Regional Gardening Reports :: National Gardening Association

In the Garden:
Coastal and Tropical South
October, 2007
Regional Report

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Use a combination of homemade compost and store-bought planting mix to fill large planters.

Alternative Ways of Gardening

People create all sorts of gardens for a variety of reasons. Some clever garden designs are inspired by physical limitations, others just seem like good ideas. I recently created a box garden that eliminates the need to dig in the ground and thus reduces the impact of gardening on my bones and joints. The garden box is 30-plus feet long and 3 feet high and wide. Built of 2x6s and attached to 4x4 posts set in concrete, its sides are lined with landscape cloth that extends a few inches into the bottom of the box. Sturdy, yes, and I'm glad, since it took a lot to fill it: my well-composted pile of shredded hackberry tree about the size of a child's swingset, two pickup loads of soil from the nursery, 10 large bags of ground pine bark mulch, and numerous odd pots of soil leftover from this and that.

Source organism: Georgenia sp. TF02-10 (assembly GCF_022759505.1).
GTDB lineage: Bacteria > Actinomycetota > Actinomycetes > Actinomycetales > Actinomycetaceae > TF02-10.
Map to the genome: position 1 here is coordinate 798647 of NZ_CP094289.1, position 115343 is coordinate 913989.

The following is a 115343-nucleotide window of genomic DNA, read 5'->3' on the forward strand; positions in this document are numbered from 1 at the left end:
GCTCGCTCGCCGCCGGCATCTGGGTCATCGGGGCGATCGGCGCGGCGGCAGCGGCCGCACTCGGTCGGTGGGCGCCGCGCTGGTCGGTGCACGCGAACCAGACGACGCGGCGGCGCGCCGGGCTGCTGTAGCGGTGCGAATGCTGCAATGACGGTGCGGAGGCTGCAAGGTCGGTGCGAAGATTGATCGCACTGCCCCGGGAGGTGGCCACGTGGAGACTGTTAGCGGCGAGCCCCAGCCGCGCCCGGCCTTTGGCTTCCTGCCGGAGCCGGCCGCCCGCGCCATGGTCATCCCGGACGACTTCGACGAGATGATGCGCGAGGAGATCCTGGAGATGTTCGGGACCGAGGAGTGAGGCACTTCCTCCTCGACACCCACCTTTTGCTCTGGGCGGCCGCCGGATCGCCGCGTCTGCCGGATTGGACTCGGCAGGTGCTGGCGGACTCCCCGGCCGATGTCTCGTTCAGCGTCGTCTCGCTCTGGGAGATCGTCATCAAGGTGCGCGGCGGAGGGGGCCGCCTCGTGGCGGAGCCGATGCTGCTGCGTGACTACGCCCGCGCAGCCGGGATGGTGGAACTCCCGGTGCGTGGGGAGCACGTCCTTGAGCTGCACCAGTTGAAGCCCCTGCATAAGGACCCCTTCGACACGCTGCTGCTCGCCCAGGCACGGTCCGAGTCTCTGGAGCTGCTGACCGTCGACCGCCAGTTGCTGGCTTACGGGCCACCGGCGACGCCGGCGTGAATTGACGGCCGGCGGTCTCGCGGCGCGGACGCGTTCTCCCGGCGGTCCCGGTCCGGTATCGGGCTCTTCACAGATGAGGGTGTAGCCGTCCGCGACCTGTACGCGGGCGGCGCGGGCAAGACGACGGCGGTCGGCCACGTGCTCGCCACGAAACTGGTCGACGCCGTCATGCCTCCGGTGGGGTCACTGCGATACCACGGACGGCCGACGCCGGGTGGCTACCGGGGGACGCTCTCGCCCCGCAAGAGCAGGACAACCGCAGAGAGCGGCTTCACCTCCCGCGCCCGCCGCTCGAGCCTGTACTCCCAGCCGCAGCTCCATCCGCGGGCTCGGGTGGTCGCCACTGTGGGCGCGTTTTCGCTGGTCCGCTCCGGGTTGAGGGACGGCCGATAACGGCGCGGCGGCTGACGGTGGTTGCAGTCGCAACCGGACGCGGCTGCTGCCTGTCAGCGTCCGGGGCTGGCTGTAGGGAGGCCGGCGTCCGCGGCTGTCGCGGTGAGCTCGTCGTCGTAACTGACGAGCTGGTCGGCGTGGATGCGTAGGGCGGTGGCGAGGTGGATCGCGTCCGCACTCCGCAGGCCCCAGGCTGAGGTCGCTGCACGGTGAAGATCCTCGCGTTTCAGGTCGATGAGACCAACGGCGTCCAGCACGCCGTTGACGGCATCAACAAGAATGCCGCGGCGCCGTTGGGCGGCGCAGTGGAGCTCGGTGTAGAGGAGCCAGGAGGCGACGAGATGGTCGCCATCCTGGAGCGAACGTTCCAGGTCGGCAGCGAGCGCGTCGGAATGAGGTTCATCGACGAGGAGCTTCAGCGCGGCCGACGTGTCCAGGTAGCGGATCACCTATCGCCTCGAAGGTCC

Chain Gangs
If you're short on windowsill space, you can make your plants rise above furniture yet be convenient. Hanging baskets and multi-pot hangers can raise and lower on chains and ropes secured with hooks in the ceiling and anchored on the wall at whatever height is handy. You can make a system from hardware store components, or purchase a more decorative one. Just be sure your lift can support whatever containers you want to elevate. Watering can be a challenge, especially on porches and indoors, but an indoor hose will help keep things neat.

Necessary Adaptations
There are many ways to create gardens. A friend who lost her legs created sunken gardens to extend her natural reach a bit further. She tends them by sitting at ground level. Another friend has planter boxes made from recycled scaffolding with very strong pipe supports. The pipes encircle her courtyard and she can roll between the boxes to reach every inch of growing area. Other gardeners adapt tools as well as space to best uses. As one friend who lost the use of one arm once said, "I garden left-handed and left-handed only, but the plants don't seem to care."

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